Coverage in Transition: Considerations When Expanding Employer-Provided Health Coverage to LGBTI Employees and Beneficiaries, 24 Cardozo J. Equal Rts. & Soc. Just. 3 (2017)
The rights of transgender individuals has been in the headlines during 2017 - ranging from President Trump's tweet to announce a ban on transgender individuals from serving in the military due to the "tremendous medical costs" to a nationwide injunction imposed by a federal district court on the HHS regulations that prohibit health-care discrimination against transgender individuals under the Affordable Care Act (ACA). There are three important reasons why transgender rights are in the news. First, the Human Rights Campaign Foundation, designed to promote the lives of lesbian, gay, bisexual, and transgender (LGBT) people, scores employers in its Corporate Equality Index (CEI) based on their commitment to equal treatment for LGBT employees. To achieve a 100% score in its 2017 CEI, an employer must provide equal health coverage for transgender individuals without exclusion for medically necessary care. This includes medical benefits and services related to transgender transition (e.g., medically necessary services related to sex reassignment). Second, the Seventh Circuit in the summer 2017 decision of Hively v. Ivy Tech Community College held that Title VII's prohibition on sex discrimination in the employment context extends to sexual orientation and gender identity. Third, HHS' regulations prohibiting health-care discrimination against transgender individuals became effective January 1, 2017. As a result of litigation, the portion of those regulations that prohibit discrimination on the basis of gender identity are now subject to a nationwide ban. The Department of Justice's motion requesting a remand and stay of the litigation so that HHS could reconsider its opinion was granted by the federal district court, but the injunction remains in effect. This article discusses the issues facing employers who are considering expansion of their group health plans to include transition-related medical benefits for transgender employees and their beneficiaries for the treatment of gender dysphoria. Issues include federal and state discrimination laws, federal income tax treatment, Title VII prohibitions on sex discrimination in the employment context, and ACA's prohibition against sex discrimination in the health care context. In the backdrop, the Supreme Court has granted cert in the Gloucester County School Bd. v. G.G. case, which will review Title IX's prohibition of sex discrimination in the education context as a school board's policy required students to use the restroom consistent with their birth sex, rather than their gender identity. As the ACA incorporates Title IX's prohibition of sex discrimination into the health care context, the Supreme Court's decision could have far reaching impact.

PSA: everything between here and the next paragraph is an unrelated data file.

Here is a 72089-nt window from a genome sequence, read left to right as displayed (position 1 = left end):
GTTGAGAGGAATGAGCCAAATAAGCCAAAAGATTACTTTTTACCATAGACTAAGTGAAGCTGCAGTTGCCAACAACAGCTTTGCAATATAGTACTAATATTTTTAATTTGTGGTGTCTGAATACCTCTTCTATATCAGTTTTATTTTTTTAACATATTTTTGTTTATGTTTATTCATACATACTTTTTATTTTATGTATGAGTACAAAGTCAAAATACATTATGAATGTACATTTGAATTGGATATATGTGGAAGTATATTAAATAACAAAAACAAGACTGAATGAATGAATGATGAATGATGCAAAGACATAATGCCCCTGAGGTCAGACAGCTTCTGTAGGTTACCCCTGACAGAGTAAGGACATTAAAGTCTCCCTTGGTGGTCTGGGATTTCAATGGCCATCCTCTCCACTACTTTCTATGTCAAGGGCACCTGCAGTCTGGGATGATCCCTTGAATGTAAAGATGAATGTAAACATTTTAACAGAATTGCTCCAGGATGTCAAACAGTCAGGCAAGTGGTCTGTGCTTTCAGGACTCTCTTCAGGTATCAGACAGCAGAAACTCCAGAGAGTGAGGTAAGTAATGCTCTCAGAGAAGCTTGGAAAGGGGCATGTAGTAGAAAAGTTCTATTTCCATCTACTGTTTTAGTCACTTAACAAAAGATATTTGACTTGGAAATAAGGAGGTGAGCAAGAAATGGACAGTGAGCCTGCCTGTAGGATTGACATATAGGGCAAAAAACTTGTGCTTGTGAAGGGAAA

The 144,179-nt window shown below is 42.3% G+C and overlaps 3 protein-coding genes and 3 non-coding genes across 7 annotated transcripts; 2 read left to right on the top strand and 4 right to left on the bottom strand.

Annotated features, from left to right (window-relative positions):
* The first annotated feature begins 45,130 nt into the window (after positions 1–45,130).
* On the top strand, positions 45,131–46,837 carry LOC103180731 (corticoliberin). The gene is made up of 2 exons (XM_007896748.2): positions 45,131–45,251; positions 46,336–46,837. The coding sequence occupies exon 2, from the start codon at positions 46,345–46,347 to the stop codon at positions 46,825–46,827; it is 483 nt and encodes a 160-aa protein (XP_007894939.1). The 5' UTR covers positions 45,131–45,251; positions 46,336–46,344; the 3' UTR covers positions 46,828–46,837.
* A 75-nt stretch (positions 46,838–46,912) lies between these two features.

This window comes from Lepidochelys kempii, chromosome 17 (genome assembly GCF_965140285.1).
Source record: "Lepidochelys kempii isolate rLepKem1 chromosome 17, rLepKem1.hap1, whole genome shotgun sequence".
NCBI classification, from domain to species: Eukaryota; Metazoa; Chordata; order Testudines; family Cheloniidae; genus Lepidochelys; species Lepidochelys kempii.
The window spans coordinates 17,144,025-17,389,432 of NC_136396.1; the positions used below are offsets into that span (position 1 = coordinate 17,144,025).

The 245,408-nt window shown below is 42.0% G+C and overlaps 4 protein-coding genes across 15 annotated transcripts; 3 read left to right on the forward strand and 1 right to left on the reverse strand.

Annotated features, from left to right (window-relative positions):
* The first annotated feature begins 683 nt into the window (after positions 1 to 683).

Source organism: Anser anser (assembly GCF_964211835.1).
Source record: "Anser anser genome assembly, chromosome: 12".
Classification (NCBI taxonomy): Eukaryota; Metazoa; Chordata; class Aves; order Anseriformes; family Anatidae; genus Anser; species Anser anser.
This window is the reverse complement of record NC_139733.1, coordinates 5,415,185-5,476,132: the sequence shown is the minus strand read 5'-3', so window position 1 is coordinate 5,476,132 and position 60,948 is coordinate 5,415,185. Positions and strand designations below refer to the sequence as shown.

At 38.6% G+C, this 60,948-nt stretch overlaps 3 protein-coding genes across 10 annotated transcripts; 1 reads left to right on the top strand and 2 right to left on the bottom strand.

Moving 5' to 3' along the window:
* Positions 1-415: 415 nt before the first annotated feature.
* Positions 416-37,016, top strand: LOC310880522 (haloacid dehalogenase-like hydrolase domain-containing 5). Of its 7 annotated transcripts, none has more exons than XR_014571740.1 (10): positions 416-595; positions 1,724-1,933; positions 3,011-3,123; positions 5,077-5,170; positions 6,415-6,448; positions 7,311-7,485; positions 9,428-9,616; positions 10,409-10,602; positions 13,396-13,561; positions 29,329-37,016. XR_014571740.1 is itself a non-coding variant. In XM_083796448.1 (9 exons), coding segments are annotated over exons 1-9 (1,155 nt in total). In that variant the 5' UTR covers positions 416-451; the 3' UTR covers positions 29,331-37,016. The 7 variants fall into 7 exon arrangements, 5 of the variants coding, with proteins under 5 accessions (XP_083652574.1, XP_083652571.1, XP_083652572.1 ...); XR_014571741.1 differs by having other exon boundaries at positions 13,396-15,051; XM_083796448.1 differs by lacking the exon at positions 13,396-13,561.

Kathryn Kennedy, Coverage in Transition: Considerations When Expanding Employer-Provided Health Coverage to LGBTI Employees and Beneficiaries, 24 Cardozo J. Equal Rts. & Soc. Just. 3 (2017)